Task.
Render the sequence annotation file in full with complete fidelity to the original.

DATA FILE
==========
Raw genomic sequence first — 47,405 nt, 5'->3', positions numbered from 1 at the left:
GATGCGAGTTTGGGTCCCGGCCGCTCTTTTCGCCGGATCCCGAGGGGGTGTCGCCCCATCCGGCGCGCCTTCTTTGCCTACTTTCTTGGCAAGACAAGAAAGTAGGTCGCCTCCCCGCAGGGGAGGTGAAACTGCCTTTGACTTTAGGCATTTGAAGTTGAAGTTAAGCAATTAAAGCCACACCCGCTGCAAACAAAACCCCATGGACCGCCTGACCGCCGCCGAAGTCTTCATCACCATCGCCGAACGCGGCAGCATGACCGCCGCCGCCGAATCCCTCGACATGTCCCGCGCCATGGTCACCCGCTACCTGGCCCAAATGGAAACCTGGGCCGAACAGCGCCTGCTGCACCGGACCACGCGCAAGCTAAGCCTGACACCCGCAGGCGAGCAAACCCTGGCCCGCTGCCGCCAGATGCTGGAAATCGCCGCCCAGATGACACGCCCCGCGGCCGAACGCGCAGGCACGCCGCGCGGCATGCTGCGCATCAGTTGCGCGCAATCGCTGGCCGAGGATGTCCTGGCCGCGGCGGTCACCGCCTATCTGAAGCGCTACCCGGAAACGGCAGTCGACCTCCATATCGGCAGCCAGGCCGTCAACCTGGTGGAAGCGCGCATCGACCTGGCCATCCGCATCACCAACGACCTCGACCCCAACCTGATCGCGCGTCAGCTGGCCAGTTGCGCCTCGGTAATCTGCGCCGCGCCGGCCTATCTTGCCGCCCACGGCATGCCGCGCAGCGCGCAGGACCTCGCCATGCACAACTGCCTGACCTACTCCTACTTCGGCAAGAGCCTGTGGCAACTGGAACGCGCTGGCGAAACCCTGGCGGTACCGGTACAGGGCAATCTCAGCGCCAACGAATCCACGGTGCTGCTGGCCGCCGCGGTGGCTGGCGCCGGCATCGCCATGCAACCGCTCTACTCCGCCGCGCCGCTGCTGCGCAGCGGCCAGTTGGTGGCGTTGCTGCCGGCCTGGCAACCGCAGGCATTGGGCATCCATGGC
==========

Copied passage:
Raw genomic sequence first — 47,405 nt, 5'->3', positions numbered from 1 at the left:
GATGCGAGTTTGGGTCCCGGCCGCTCTTTTCGCCGGATCCCGAGGGGGTGTCGCCCCATCCGGCGCGCCTTCTTTGCCTACTTTCTTGGCAAGACAAGAAAGTAGGTCGCCTCCCCGCAGGGGAGGTGAAACTGCCTTTGACTTTAGGCATTTGAAGTTGAAGTTAAGCAATTAAAGCCACACCCGCTGCAAACAAAACCCCATGGACCGCCTGACCGCCGCCGAAGTCTTCATCACCATCGCCGAACGCGGCAGCATGACCGCCGCCGCCGAATCCCTCGACATGTCCCGCGCCATGGTCACCCGCTACCTGGCCCAAATGGAAACCTGGGCCGAACAGCGCCTGCTGCACCGGACCACGCGCAAGCTAAGCCTGACACCCGCAGGCGAGCAAACCCTGGCCCGCTGCCGCCAGATGCTGGAAATCGCCGCCCAGATGACACGCCCCGCGGCCGAACGCGCAGGCACGCCGCGCGGCATGCTGCGCATCAGTTGCGCGCAATCGCTGGCCGAGGATGTCCTGGCCGCGGCGGTCACCGCCTATCTGAAGCGCTACCCGGAAACGGCAGTCGACCTCCATATCGGCAGCCAGGCCGTCAACCTGGTGGAAGCGCGCATCGACCTGGCCATCCGCATCACCAACGACCTCGACCCCAACCTGATCGCGCGTCAGCTGGCCAGTTGCGCCTCGGTAATCTGCGCCGCGCCGGCCTATCTTGCCGCCCACGGCATGCCGCGCAGCGCGCAGGACCTCGCCATGCACAACTGCCTGACCTACTCCTACTTCGGCAAGAGCCTGTGGCAACTGGAACGCGCTGGCGAAACCCTGGCGGTACCGGTACAGGGCAATCTCAGCGCCAACGAATCCACGGTGCTGCTGGCCGCCGCGGTGGCTGGCGCCGGCATCGCCATGCAACCGCTCTACTCCGCCGCGCCGCTGCTGCGCAGCGGCCAGTTGGTGGCGTTGCTGCCGGCCTGGCAACCGCAGGCATTGGGCATCCATGGC